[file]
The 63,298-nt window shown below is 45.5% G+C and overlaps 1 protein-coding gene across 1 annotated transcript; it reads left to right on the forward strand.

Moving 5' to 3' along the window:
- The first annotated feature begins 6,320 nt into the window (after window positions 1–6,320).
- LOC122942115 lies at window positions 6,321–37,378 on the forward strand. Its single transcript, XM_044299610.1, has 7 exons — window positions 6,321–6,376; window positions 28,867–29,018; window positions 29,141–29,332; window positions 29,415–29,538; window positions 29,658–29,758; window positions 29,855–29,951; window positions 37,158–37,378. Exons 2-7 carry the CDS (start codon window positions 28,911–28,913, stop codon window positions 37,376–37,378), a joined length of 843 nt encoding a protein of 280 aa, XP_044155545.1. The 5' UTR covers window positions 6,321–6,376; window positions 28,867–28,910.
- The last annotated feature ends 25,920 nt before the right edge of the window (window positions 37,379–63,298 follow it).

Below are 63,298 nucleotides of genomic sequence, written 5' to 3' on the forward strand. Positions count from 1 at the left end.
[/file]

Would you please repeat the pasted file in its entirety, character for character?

The 63,298-nt window shown below is 45.5% G+C and overlaps 1 protein-coding gene across 1 annotated transcript; it reads left to right on the forward strand.

Moving 5' to 3' along the window:
- The first annotated feature begins 6,320 nt into the window (after window positions 1–6,320).
- LOC122942115 lies at window positions 6,321–37,378 on the forward strand. Its single transcript, XM_044299610.1, has 7 exons — window positions 6,321–6,376; window positions 28,867–29,018; window positions 29,141–29,332; window positions 29,415–29,538; window positions 29,658–29,758; window positions 29,855–29,951; window positions 37,158–37,378. Exons 2-7 carry the CDS (start codon window positions 28,911–28,913, stop codon window positions 37,376–37,378), a joined length of 843 nt encoding a protein of 280 aa, XP_044155545.1. The 5' UTR covers window positions 6,321–6,376; window positions 28,867–28,910.
- The last annotated feature ends 25,920 nt before the right edge of the window (window positions 37,379–63,298 follow it).

Below are 63,298 nucleotides of genomic sequence, written 5' to 3' on the forward strand. Positions count from 1 at the left end.